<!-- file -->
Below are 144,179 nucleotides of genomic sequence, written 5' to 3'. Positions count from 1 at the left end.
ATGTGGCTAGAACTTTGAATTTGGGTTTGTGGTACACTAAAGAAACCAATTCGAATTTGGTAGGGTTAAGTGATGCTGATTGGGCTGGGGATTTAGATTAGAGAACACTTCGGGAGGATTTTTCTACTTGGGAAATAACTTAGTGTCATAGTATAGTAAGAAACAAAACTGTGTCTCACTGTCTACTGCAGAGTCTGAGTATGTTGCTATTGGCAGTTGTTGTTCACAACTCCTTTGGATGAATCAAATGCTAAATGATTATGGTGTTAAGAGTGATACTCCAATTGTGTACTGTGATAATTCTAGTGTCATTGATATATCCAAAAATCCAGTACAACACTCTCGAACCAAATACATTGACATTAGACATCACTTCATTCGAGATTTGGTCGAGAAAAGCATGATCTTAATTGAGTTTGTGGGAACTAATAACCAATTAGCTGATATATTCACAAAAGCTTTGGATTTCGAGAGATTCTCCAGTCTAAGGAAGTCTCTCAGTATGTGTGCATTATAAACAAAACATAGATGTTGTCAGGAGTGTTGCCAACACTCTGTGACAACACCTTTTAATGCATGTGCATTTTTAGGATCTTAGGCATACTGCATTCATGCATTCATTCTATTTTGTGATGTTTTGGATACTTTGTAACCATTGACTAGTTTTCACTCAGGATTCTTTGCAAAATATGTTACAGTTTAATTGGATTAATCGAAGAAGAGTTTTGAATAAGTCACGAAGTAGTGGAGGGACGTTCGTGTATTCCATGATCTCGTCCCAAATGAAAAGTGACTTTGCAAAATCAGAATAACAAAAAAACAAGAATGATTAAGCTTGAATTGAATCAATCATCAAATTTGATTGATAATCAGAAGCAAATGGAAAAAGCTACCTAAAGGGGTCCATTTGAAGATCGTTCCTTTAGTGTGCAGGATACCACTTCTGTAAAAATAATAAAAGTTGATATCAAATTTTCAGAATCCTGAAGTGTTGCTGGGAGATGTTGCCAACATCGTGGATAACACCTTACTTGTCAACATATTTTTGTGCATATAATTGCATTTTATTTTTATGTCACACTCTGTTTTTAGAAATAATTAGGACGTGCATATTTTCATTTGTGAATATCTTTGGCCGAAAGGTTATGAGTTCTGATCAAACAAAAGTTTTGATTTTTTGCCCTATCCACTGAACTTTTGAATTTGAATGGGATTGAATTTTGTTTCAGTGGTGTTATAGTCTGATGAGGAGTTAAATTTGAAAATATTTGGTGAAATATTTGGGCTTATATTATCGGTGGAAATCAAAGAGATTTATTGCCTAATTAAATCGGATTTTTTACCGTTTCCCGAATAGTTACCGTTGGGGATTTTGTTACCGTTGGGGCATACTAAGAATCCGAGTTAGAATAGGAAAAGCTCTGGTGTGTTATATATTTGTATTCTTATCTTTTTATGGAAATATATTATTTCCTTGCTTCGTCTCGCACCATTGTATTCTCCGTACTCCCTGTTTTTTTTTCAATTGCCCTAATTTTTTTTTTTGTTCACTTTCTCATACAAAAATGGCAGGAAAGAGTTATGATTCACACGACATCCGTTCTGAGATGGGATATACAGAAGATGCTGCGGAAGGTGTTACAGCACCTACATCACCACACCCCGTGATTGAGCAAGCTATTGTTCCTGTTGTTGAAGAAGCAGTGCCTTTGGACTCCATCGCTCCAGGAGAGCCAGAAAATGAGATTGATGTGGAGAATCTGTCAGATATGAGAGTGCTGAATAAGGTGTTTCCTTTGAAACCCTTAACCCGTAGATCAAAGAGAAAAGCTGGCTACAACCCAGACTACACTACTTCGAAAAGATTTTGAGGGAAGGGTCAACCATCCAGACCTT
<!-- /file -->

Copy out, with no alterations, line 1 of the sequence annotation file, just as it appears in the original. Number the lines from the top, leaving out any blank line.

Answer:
Below are 144,179 nucleotides of genomic sequence, written 5' to 3'. Positions count from 1 at the left end.